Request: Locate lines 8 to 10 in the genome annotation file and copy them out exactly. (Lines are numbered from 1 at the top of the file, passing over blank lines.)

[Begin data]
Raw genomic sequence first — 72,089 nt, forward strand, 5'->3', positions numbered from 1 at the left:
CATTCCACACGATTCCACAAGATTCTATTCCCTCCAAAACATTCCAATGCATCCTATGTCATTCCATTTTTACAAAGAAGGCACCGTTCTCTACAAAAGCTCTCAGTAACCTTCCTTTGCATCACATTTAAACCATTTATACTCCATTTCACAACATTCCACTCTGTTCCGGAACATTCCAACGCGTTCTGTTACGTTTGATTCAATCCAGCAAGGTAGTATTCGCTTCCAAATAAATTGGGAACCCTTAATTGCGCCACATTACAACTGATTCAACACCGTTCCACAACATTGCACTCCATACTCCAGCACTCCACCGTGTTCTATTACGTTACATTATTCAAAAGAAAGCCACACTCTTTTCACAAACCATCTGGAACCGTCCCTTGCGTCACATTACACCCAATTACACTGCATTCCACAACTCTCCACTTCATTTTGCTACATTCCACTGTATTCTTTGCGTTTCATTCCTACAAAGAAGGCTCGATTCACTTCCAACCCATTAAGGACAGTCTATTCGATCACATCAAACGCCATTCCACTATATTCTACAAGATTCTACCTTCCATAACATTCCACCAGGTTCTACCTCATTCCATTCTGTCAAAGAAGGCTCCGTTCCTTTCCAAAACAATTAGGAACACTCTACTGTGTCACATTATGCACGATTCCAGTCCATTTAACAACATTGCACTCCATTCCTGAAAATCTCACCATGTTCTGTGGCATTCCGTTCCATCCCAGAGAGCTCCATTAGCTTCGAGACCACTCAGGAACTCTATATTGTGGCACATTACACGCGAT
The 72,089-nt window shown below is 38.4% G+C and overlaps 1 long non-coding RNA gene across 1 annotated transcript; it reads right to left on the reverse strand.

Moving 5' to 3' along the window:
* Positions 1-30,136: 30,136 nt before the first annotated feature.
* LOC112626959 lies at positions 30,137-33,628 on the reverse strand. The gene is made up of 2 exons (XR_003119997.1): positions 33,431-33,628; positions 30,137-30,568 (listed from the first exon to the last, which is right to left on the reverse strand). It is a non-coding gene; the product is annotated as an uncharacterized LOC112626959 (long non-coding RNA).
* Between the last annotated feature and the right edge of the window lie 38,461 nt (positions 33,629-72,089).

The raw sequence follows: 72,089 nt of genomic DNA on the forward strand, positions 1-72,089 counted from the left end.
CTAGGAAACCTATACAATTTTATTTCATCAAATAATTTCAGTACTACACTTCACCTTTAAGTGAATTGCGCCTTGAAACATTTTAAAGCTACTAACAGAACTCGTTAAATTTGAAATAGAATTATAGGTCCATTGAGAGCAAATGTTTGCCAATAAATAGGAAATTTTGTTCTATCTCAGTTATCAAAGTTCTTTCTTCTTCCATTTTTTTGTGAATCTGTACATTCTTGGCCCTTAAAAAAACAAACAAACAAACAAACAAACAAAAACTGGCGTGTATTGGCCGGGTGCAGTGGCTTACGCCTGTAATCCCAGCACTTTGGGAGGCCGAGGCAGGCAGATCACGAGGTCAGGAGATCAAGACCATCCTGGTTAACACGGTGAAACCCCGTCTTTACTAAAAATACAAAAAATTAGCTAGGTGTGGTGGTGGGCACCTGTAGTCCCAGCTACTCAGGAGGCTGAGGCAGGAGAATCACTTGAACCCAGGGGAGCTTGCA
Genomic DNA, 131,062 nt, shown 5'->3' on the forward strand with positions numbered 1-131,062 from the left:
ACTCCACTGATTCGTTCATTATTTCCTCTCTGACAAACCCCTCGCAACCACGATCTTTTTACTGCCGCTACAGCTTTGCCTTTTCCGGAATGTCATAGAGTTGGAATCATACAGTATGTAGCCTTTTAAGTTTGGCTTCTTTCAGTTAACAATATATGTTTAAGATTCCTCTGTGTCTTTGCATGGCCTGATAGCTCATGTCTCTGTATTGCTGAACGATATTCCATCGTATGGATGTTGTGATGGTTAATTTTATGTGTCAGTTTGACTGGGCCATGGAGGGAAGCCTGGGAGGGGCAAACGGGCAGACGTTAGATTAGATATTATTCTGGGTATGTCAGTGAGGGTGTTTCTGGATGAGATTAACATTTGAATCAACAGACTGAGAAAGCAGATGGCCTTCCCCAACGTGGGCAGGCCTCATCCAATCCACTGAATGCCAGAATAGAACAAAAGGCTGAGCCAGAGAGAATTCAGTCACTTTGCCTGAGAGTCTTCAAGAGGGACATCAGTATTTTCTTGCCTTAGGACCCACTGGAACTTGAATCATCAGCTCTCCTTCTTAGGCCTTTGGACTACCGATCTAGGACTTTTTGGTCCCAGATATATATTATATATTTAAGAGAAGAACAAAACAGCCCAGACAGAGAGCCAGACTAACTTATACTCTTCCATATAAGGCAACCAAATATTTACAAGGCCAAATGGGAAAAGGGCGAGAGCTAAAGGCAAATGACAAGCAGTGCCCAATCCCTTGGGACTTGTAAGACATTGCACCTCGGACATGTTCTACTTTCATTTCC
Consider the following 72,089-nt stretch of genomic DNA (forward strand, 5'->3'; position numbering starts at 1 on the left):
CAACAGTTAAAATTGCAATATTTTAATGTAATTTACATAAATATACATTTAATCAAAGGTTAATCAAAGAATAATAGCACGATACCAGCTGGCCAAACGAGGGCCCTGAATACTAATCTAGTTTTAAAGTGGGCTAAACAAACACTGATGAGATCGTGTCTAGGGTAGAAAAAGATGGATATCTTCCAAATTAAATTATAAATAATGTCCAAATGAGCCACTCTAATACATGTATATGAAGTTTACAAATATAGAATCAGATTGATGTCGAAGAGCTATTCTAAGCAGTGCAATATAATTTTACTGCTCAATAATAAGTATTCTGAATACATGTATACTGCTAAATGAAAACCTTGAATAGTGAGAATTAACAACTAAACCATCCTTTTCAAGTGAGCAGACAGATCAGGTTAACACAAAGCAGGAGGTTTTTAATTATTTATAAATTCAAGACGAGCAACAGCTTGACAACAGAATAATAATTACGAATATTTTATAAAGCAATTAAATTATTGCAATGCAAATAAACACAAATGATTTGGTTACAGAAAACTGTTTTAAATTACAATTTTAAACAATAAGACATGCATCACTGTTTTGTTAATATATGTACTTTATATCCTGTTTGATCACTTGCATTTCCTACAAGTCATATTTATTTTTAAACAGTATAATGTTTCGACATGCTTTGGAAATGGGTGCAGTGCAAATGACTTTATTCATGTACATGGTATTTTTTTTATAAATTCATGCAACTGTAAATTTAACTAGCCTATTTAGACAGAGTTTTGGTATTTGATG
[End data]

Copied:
The raw sequence follows: 72,089 nt of genomic DNA on the forward strand, positions 1-72,089 counted from the left end.
CTAGGAAACCTATACAATTTTATTTCATCAAATAATTTCAGTACTACACTTCACCTTTAAGTGAATTGCGCCTTGAAACATTTTAAAGCTACTAACAGAACTCGTTAAATTTGAAATAGAATTATAGGTCCATTGAGAGCAAATGTTTGCCAATAAATAGGAAATTTTGTTCTATCTCAGTTATCAAAGTTCTTTCTTCTTCCATTTTTTTGTGAATCTGTACATTCTTGGCCCTTAAAAAAACAAACAAACAAACAAACAAACAAAAACTGGCGTGTATTGGCCGGGTGCAGTGGCTTACGCCTGTAATCCCAGCACTTTGGGAGGCCGAGGCAGGCAGATCACGAGGTCAGGAGATCAAGACCATCCTGGTTAACACGGTGAAACCCCGTCTTTACTAAAAATACAAAAAATTAGCTAGGTGTGGTGGTGGGCACCTGTAGTCCCAGCTACTCAGGAGGCTGAGGCAGGAGAATCACTTGAACCCAGGGGAGCTTGCA
Genomic DNA, 131,062 nt, shown 5'->3' on the forward strand with positions numbered 1-131,062 from the left: